2. Harvey Reading February 1, 2015

    Just the thought of a movie about a cold-blooded killer sickens me. Those soldier (and sailor and marine and airmen) boys and girls are NOT fighting for our freedom, never have, all the hoopla about a nonexistent “greatest generation” and other such tripe notwithstanding. Every war we have fought overseas was undertaken because of our “leaderships'” desire for ever more world power, ever more theft of natural resources, and the chance for the wealthier to get more, more, more, using us as cannon fodder. Glorifying murder is nothing more than a form of brainwashing … and, sadly, it works, judging from the military worship that prevails in this sick country. Clint will do the world a favor when he makes his final exit.

  3. Jeff Costello February 1, 2015

    Sherman Alexie is a great writer, and much better to read than listen to in a theater setting.

    • Harvey Reading February 1, 2015

      Yes, his books were great, but the film, Smoke Signals, was outstanding as well. I wonder what he’s up to these days.

  4. Jim Updegraff February 1, 2015

    Considering that we live in a racist, selfish, gun crazy society that coddles up to fascist dictators with a political system filled with neocom war hawks beholden to the military industrial complex why of course we worship the military.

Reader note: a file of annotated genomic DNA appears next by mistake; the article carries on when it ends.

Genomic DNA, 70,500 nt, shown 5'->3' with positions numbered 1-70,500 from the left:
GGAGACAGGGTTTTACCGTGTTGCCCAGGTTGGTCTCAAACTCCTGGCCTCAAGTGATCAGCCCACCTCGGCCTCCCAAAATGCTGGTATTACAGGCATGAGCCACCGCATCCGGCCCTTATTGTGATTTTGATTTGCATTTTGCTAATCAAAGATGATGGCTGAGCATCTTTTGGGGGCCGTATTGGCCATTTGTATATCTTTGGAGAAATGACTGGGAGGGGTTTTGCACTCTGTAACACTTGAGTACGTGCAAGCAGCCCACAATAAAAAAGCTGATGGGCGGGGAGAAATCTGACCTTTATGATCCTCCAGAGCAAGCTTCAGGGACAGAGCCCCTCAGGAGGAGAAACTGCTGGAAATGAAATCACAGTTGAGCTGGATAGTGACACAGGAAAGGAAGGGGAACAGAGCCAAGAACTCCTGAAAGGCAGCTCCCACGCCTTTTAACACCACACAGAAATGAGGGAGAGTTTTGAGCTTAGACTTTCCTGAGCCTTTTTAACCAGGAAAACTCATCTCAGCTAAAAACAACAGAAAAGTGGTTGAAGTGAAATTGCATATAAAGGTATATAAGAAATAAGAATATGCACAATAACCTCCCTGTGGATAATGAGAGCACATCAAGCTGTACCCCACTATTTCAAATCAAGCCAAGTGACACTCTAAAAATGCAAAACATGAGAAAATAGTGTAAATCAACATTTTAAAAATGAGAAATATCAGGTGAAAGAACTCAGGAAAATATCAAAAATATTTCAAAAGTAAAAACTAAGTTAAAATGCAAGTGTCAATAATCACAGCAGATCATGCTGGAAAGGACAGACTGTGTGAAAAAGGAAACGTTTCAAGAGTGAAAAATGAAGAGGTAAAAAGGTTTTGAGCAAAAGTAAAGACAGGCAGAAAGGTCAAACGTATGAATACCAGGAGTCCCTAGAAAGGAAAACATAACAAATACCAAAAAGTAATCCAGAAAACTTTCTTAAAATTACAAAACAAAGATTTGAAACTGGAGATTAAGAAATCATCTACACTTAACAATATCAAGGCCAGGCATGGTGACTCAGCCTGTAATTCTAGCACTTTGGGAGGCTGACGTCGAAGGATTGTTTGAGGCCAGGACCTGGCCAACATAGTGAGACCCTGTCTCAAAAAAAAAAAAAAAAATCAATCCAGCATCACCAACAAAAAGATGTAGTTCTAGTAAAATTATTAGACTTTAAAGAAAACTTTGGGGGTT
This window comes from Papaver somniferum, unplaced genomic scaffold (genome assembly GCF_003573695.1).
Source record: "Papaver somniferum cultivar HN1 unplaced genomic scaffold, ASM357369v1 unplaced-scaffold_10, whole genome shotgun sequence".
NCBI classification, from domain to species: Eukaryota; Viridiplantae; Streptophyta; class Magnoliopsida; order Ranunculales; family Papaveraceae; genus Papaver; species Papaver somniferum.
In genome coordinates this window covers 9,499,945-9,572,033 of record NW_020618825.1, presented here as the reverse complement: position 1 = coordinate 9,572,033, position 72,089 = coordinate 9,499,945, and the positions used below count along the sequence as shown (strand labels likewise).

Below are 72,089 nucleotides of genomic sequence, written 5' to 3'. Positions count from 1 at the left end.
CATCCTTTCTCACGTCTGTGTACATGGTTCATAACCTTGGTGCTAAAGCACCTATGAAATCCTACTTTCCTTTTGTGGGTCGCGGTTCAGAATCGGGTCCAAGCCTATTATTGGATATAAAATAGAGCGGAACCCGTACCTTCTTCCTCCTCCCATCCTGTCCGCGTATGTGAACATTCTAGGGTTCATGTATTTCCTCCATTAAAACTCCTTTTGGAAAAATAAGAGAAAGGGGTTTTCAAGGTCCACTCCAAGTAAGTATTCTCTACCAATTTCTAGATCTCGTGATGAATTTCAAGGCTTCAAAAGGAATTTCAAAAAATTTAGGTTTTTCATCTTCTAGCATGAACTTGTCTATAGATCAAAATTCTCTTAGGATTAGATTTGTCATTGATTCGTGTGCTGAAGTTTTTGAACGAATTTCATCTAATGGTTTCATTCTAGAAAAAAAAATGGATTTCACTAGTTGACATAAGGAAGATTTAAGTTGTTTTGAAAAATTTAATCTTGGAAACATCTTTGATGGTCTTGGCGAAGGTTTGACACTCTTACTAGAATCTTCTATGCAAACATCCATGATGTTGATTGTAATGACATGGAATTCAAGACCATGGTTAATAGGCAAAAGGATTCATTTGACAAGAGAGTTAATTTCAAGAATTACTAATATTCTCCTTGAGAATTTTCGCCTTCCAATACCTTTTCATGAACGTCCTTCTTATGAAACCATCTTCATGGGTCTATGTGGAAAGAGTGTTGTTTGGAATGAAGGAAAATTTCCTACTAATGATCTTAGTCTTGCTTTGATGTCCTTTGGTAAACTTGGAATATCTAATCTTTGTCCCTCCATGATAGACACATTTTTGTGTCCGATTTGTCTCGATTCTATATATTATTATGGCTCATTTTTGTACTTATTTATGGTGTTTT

• Jeff Costello February 3, 2015

      This brings up homely phrase, “God Fearing.” If we worship the military, isn’t it because they have all the heavy artillery and bombs, and drone, etc., and could blow us all to bits if they so choose? I’m also reminded of the explosion in the 80s of “rap music” on mainstream TV. Arsenio Hall would have white guests, perhaps alongside a popular hip-hop artist, or perhaps not. But with most white interview subjects, Hall would get them into a corner and ask them, a bit menacingly, “Do you like rap music?” The guest was trapped, with two alternative answers: Yes, or No. Often, a “yes” answer was a lie based in simple self preservation. A lot of those rappers of the day were known to be packing guns and were not shy about using them. A small but definite similarity to military worship…

  5. Jeff Costello February 2, 2015

    Super Bowl day is the perfect time for a road trip. A few years ago on that day I drove Marin County to Oregon and pretty much had 101 to myself. Stopped in Eureka to eat and the place was packed with people watching the game on TV and pretending to be excited about it. I first noticed this in the 80s when my roommate, purporting to be a big football fan, would turn on a game and stop paying any attention to it before the first quarter was over. I regard this an existential thing. They want to believe the hype and must watch lest they be regarded as un-American. In the Bush years this became a real, viable fear.